- Maximilian II Emanuel, Elector of Bavaria
Maximilian II Emanuel Maximilian II Emanuel (portrait by Joseph Vivien) Elector of Bavaria Reign 1679–1726 Predecessor Ferdinand Maria Successor Charles Albert Spouse Maria Antonia of Austria
Theresa Kunegunda Sobieska
Issue Joseph Ferdinand of Bavaria, Prince of Asturias
Charles VII, Holy Roman Emperor
House House of Wittelsbach Father Ferdinand Maria, Elector of Bavaria Mother Henriette Adelaide of Savoy Born July 11, 1662
Died February 26, 1726(aged 63)
Maximilian II (July 11, 1662 - February 26, 1726), also known as Max Emanuel or Maximilian Emanuel, was a Wittelsbach ruler of Bavaria and an elector (Kurfürst) of the Holy Roman Empire. He was also the last Governor of the Spanish Netherlands and duke of Luxembourg. An able soldier, his ambition led to conflicts that limited his ultimate dynastic achievements.
He was born in Munich to Ferdinand Maria, Elector of Bavaria and Henriette Adelaide of Savoy (d.1676). His maternal grandparents were Victor Amadeus I of Savoy and Christine Marie of France. Christine Marie was the second daughter of Henry IV of France and his second wife Marie de' Medici.
Wars against the Ottoman Empire and France
Maximilian inherited the elector's mantle while still a minor in 1679 and remained under his uncle Maximilian Philipp Hieronymus's regency until 1680. By 1683 he was already embarked on a military career, fighting in the defense of Vienna against the attempt of the Ottoman Empire to extend their possessions further into Europe. He returned to court for long enough to marry Maria Antonia, daughter of Leopold I, Holy Roman Emperor and Margaret Theresa of Spain, on 15 July 1685 in Vienna, Austria. This marriage was very unhappy since the couple disliked each other, but it was successful in producing a desired heir for both Bavaria and the Spanish monarchy.
Maximilian Emanuel's fame was assured when, in 1688, he led the capture of Belgrade from the Turks, with the full support of Serbian insurgents under the command of Jovan Monasterlija. In the War of the Grand Alliance he again fought on the Habsburgs' side, protected the Rhine frontier, and, being the Emperor's son-in-law and the husband of the King of Spain's niece, was appointed governor of the Spanish Netherlands in late 1691.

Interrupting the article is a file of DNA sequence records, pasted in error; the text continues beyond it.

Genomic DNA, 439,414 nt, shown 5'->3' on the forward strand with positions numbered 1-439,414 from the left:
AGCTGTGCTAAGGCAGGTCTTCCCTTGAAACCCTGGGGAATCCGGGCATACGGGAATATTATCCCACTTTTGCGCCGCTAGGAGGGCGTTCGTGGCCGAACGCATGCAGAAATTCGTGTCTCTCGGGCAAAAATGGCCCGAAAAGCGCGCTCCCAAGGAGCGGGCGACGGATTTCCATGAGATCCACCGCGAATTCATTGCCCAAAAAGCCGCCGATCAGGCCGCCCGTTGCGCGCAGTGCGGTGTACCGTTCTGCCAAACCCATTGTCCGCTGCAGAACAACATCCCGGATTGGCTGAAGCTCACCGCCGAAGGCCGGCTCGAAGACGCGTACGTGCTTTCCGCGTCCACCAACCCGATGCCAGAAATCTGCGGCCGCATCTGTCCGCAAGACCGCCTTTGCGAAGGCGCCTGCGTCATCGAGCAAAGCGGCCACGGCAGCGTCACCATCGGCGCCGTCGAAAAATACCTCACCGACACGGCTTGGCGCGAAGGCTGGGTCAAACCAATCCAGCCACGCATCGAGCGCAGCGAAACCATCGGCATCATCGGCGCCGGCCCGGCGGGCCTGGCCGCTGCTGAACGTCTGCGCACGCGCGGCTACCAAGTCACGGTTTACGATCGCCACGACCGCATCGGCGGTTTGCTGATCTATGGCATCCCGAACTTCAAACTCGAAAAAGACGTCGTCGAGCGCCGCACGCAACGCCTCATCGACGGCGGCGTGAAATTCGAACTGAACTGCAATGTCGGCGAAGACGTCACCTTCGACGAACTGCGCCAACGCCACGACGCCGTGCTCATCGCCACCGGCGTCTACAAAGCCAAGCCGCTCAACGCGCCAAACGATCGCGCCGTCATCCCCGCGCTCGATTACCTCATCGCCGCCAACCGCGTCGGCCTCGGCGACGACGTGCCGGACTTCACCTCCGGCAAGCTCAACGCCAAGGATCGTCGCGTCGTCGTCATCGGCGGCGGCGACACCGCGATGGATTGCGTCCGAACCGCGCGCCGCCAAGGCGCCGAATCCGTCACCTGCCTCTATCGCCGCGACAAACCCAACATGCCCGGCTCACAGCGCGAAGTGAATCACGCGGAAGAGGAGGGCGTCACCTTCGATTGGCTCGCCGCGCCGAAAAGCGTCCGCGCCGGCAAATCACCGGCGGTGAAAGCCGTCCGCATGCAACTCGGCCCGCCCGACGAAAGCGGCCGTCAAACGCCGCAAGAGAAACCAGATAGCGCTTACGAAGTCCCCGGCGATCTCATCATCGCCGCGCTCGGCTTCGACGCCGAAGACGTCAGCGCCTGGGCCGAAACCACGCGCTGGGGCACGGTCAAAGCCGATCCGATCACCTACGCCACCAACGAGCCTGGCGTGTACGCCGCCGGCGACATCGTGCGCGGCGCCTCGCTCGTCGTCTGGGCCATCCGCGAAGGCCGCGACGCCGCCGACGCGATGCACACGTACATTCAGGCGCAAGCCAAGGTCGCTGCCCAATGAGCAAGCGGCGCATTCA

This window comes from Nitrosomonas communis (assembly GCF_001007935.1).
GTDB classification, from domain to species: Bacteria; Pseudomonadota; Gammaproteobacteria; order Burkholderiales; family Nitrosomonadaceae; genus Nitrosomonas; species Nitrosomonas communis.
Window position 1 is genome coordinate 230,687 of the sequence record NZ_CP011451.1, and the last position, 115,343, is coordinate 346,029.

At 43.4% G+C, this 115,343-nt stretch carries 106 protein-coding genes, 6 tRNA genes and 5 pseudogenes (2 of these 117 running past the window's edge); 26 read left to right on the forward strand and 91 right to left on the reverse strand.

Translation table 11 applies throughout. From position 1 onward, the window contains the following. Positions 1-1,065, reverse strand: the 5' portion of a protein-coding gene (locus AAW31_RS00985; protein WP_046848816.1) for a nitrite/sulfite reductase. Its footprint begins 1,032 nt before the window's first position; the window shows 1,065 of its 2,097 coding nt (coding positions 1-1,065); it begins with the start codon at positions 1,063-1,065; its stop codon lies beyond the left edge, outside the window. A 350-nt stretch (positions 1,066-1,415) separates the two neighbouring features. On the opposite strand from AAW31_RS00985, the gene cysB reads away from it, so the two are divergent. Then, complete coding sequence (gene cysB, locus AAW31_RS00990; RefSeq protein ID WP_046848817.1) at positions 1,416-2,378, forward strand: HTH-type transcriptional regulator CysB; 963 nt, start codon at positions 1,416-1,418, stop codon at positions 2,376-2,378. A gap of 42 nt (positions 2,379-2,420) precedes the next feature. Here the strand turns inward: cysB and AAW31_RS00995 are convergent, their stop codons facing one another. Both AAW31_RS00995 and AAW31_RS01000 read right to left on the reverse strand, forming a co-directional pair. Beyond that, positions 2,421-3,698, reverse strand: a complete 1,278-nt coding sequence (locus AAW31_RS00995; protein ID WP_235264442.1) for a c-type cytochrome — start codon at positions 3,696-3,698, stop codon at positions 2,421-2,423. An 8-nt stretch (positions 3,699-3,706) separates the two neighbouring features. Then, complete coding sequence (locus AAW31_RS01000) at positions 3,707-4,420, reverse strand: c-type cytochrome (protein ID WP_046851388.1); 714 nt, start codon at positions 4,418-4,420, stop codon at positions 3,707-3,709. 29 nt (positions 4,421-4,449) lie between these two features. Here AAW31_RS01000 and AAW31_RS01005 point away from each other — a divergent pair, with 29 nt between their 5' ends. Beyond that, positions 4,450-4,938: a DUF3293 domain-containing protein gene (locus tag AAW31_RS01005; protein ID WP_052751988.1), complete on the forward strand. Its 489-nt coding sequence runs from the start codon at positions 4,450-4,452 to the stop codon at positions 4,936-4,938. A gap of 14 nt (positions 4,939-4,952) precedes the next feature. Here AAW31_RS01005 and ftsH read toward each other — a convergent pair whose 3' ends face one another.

Governor of the Spanish Netherlands
His Netherlands adventure catalyzed Maximilian Emanuel's dynastic ambitions. One year after his appointment as governor, Maria Antonia died in Vienna, after having given birth to a son, Joseph Ferdinand, who became the rightful heir to the Spanish monarchy until his death. An alternative avenue for Maximilian Emanuel's ambition was offered by his 12 January 1694, marriage to Theresa Kunegunda Sobieska, the death of whose father, the elected King of Poland John III Sobieski, two years later, offered a potential avenue of influence in Polish affairs.
The unsuccessful siege and bombardment of Brussels in 1695 during the Nine Years' War by French troops and the resulting fire during Max Emanuel's rule were together the most destructive event in the entire history of Brussels.
War of the Spanish Succession
In 1699 Maximilian Emanuel's first son Joseph Ferdinand, appointed heir of the Spanish crown, had died.
By the outbreak of the War of the Spanish Succession in 1701, he had developed a plan for the Wittelsbachs to supplant the Habsburgs as Holy Roman Emperors. Allying himself with the French against the Habsburgs, his campaign against Tyrol in 1703 did not have success and his plans were then frustrated by the disastrous defeat at the Battle of Blenheim in 1704. In the ensuing evacuation of his court to the Netherlands, Maximilian Emanuel's family became separated and his sons were held prisoners for several years in Austria, Klemens August being brought up by Jesuits. Bavaria was partitioned between Austria and the elector palatine, the Wittelsbach John William, leading to bloody uprisings of the people against the Austrian imperial troops.
Maximilian Emanuel was again forced to flee the Netherlands after the Battle of Ramillies (23 May 1706) and found refuge at the French court in Versailles where his late sister Maria Anna Victoria (1660–1690) had been the wife of Le Grand Dauphin. In 1712 Luxembourg and Namur were ceded to Maximilian Emaunel by his French allies. The war was finally ended in 1713 in the Treaty of Utrecht which restored Maximilian Emanuel. Only in 1715 was the family re-united in Munich.
Final years in Bavaria
Back in Bavaria, Maximilian Emanuel put much energy on his building projects to balance the failure of his political ambitions. It was bitter for him to witness the royal elevation of the German princes Augustus II the Strong (1697), Frederick I of Prussia (1701) and George I of Hanover (1714) while his own political dreams could not be realized.